Rebel, Revolutionary or Slave?

“Those who make peaceful revolution impossible will make violent revolution inevitable.” John F. Kennedy

When a parasitical government muzzles the citizenry, herds them, brands them, whips them into submission, forces them to ante up the sweat of their brow while giving them little in return and proves little to no outlet for voicing their discontent; once the people believe that the Constitutional system they love is in free fall, America becomes a pressure cooker without a steam valve.

Not that the government hasn’t anticipated and been preparing for such an uprising for years.

In 2008, a U.S. Army War College report warned that the military must be prepared for a “violent, strategic dislocation inside the United States,” which could be provoked by “unforeseen economic collapse, purposeful domestic resistance, pervasive public health emergencies or loss of functioning political and legal order,” all related to dissent and protests over America’s economic and political disarray.

A year later the Department of Homeland Security issued its infamous reports on Rightwing and Leftwing Extremism, defined as “anyone who subscribes to a particular political viewpoint, mainly antigovernment, rejecting federal authority in favor of state or local authority, or rejecting government authority entirely.”

Today, with all that has transpired, from the Occupy Protests, the riots, the targeting of parents by the FBI, to domestic surveillance of anyone who speaks out against the ruling elite, and most recently the great lock down, it seems clear that the government has not veered from its playbook. Indeed, the government’s full-blown campaign of surveillance of Americans’ internet activity, phone calls, etc., makes complete sense in hindsight.

We are living under the shadow of the NSA, the FBI, the CIA and other heavily armed government agencies who are being used by the current regime to frighten us into silence.  By allowing the government to disregard not only the laws but the very Constitution written to bind an overzealous government, the law has become a tool to punish those that oppose the ruling forces.  

This phenomenon is what philosopher Abraham Kaplan referred to as the law of the instrument, which essentially says that to a hammer, everything looks like a nail. In the scenario that has been playing out in recent years, we have become the nails to be hammered by the government’s henchmen, its guns for hire, aka its standing army, aka the nation’s law enforcement agencies.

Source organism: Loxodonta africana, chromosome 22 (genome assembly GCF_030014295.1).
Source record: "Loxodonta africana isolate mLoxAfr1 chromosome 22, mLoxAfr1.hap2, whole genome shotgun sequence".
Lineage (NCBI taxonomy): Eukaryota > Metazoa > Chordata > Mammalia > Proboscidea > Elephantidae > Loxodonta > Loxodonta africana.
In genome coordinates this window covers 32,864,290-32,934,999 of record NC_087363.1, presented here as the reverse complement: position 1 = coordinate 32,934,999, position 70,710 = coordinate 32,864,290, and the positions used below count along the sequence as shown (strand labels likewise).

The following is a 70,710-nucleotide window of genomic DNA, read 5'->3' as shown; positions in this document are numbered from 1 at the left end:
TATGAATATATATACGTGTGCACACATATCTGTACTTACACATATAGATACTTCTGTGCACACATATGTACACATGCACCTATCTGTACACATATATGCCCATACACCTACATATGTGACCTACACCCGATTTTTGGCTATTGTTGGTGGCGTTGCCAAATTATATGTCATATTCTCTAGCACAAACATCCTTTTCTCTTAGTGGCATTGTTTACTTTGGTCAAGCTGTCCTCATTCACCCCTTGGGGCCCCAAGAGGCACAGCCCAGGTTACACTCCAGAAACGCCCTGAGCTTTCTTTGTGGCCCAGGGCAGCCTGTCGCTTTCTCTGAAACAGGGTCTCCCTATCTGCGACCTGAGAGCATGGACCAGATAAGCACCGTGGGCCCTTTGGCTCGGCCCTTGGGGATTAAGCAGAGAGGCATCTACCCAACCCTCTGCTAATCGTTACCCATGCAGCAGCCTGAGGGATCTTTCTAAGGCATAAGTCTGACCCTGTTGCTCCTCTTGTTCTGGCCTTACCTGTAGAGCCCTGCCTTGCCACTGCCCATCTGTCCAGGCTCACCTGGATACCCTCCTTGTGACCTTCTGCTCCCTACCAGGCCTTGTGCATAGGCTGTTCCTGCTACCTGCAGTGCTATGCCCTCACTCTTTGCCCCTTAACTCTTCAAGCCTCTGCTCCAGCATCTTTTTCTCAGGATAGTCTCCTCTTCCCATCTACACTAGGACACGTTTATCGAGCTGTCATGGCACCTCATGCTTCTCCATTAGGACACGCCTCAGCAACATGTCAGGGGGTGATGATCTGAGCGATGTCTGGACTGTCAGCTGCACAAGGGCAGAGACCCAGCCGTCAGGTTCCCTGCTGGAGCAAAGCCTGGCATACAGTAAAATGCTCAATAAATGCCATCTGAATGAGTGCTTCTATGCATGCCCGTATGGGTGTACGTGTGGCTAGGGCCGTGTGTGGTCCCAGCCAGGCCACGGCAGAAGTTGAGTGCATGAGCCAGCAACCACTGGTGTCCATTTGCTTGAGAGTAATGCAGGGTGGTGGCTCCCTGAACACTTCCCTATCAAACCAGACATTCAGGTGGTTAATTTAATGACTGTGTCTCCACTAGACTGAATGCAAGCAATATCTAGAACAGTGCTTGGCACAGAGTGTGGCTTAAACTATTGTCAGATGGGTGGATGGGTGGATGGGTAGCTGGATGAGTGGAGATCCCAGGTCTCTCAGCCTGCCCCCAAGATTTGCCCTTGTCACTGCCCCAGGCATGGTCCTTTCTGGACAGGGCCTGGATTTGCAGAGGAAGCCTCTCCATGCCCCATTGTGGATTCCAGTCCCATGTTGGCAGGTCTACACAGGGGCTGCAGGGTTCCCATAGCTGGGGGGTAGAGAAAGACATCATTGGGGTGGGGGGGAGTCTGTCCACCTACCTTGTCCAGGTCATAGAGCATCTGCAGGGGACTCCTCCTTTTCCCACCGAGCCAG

Americans are tired, frustrated, anxious and worried about the state of their country, afraid of an increasingly violent and oppressive federal government, and the economic insecurity that grips the nation.  They are growing increasingly sick of being treated like suspects and criminals. As former law professor John Baker noted “there is no one in the U.S. over the age of 18 who cannot be indicted for some federal crime. That is not an exaggeration.”

We are no longer a Republic but a country where unelected bureaucrats, the wealthy elite, and special interest groups control the government.  So, when the average American, having lost all the conventional markers of influencing government, whether through elections, petitions, or protests, have no way to impact their government, no way to be heard, no assurance that their concerns are being represented where does that leave them?

“If a man can only obey and not disobey, he is a slave; if he can only disobey and not obey, he is a rebel. He acts out of anger, disappointment, resentment, yet not in the name of a conviction or a principle.”  Erich Fromm, “On Disobedience”

Armed Pencil Pushers; The Ever-Present Eye of the Government; Big Government Requires Big Lies; You Can Run but You Can’t Hide, Franklin County Patriots; The Bundy Paradigm, by John Whitehead, Rutherford Institute

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